Flight Crew

Michael Collins Command Module Pilot

  • 266 hours in space
  • 2 missions
  • 38 age at launch

A USAF fighter pilot and later test pilot who trained at Edwards with other Apollo astronauts Frank Borman and Jim Irwin, Michael Collins was selected as a NASA astronaut in 1963, and first flew as pilot of Gemini 10, with multiple rendezvouz and EVAs. He went on to write one of the best-regarded accounts of what it's like to be an astronaut, his autobiography Carrying the Fire: An Astronaut's Journey.

Michael Collins (CMP) in words

Houston. Apollo 11. The earthshine coming through the window is so bright you can read a book by it.

See this quote by Michael Collins (CMP) in the transcript

Edwin E. Aldrin, Jr. Lunar Module Pilot

  • 290 hours in space
  • 2 missions
  • 39 age at launch

A USAF fighter pilot who had served in Korea, Buzz Aldrin completed a ScD on astronautics at MIT, with his thesis concentrating on aspects of crewed orbital rendezvouz. Selected as a NASA astronaut in 1963, he was pilot of the last Gemini mission, setting a record for extra-vehicular activity. Since retiring from NASA, he has continued to promote space travel, and is a strong proponent of crewed missions to Mars.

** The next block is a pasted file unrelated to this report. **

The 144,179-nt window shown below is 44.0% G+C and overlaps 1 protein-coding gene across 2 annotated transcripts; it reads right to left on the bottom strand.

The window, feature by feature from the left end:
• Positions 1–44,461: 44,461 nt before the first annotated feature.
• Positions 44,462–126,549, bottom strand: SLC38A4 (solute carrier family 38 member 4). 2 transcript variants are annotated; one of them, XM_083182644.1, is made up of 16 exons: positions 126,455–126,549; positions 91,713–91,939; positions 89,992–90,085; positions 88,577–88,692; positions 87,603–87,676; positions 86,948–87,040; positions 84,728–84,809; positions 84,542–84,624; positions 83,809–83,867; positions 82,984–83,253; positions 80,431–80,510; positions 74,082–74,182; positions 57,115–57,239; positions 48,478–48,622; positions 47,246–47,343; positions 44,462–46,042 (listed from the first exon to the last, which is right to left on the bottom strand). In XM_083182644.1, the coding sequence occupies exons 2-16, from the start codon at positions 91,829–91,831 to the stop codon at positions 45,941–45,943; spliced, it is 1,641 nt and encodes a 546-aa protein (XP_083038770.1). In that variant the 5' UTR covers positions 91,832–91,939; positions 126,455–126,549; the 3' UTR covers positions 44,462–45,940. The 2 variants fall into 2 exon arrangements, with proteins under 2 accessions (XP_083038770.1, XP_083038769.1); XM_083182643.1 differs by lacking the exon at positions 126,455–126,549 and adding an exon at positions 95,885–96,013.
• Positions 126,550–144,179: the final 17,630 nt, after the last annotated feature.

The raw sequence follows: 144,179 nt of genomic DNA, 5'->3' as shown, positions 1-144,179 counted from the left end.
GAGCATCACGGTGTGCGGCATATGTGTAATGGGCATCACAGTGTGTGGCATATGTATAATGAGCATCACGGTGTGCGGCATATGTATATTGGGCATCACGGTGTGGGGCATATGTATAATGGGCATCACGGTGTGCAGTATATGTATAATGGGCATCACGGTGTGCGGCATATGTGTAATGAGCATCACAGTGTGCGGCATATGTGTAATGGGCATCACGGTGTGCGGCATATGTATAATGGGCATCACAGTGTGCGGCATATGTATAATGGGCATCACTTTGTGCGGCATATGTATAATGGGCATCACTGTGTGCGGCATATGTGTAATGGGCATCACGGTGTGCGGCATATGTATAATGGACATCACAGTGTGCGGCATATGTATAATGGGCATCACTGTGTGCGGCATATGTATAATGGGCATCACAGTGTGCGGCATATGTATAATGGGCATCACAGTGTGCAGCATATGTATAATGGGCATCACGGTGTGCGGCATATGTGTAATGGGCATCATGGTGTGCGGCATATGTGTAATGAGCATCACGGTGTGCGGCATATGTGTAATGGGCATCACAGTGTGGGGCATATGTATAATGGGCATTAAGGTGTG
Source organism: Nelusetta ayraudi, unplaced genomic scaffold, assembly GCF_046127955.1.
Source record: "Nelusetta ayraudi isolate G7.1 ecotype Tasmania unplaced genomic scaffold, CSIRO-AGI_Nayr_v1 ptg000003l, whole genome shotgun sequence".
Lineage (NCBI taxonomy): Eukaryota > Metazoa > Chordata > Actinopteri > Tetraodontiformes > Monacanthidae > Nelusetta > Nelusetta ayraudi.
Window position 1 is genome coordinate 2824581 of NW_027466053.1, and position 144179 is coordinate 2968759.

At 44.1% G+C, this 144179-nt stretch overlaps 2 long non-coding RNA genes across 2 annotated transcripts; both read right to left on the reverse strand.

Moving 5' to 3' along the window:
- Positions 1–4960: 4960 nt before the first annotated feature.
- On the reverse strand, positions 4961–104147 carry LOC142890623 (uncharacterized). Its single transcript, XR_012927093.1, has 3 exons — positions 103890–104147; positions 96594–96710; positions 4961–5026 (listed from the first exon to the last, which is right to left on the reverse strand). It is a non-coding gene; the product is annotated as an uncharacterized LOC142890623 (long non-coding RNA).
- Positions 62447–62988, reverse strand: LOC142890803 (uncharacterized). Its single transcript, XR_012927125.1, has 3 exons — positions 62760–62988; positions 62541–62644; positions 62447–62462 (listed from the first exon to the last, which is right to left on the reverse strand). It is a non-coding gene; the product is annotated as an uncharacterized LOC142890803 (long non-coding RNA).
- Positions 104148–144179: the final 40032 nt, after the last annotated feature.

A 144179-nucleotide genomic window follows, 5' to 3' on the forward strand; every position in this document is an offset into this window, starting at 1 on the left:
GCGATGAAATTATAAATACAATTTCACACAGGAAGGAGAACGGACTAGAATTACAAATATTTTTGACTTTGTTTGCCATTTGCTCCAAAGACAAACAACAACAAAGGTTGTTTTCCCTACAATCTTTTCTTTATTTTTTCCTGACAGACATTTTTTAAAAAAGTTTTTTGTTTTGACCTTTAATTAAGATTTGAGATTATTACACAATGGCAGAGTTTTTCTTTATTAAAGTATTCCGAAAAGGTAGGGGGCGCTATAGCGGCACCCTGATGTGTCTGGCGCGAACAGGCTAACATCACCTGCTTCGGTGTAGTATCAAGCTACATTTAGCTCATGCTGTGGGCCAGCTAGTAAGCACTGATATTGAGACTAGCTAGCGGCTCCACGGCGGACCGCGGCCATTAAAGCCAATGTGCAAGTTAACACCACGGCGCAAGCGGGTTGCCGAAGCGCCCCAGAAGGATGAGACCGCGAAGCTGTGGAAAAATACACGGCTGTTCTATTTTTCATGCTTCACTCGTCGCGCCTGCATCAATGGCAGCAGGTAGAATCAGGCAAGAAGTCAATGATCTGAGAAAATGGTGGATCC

Buzz Aldrin (LMP) in words

Okay. This one sixth g is just like the airplane.

See this quote by Buzz Aldrin (LMP) in the transcript

Neil A. Armstrong Commander

  • 206 hours in space
  • 2 missions
  • 38 age at launch

A test pilot for NACA with experience on the X-1B and X-15 before moving to NASA's astronaut program in 1962, Neil Armstrong had been Command Pilot of Gemini 8, and was backup command for Apollo 8, the first crewed flight to the moon, being selected as commander of Apollo 11 while Apollo 8 was still in lunar orbit. Following Apollo 11 he taught at the University of Cincinnati and subsequently served as spokesman or board director of a number of companies.

Neil Armstrong (CDR) in words

Mission Control

Capsule Communicator

Throughout the Apollo Space Program, the CAPCOM was another astronaut who was the main person to communicate with the crew, as it was considered that someone who had that training would be best able to clearly pass information back and forth. On Apollo 11, there were four CAPCOMs operating in shifts.

Flight Director

The flight director had overall operational responsibility for missions, leading their flight control team. On Apollo 11, there were three FLIGHT teams operating in shifts, Green, White, and Black. Shift changes are occasionally noted in the transcript.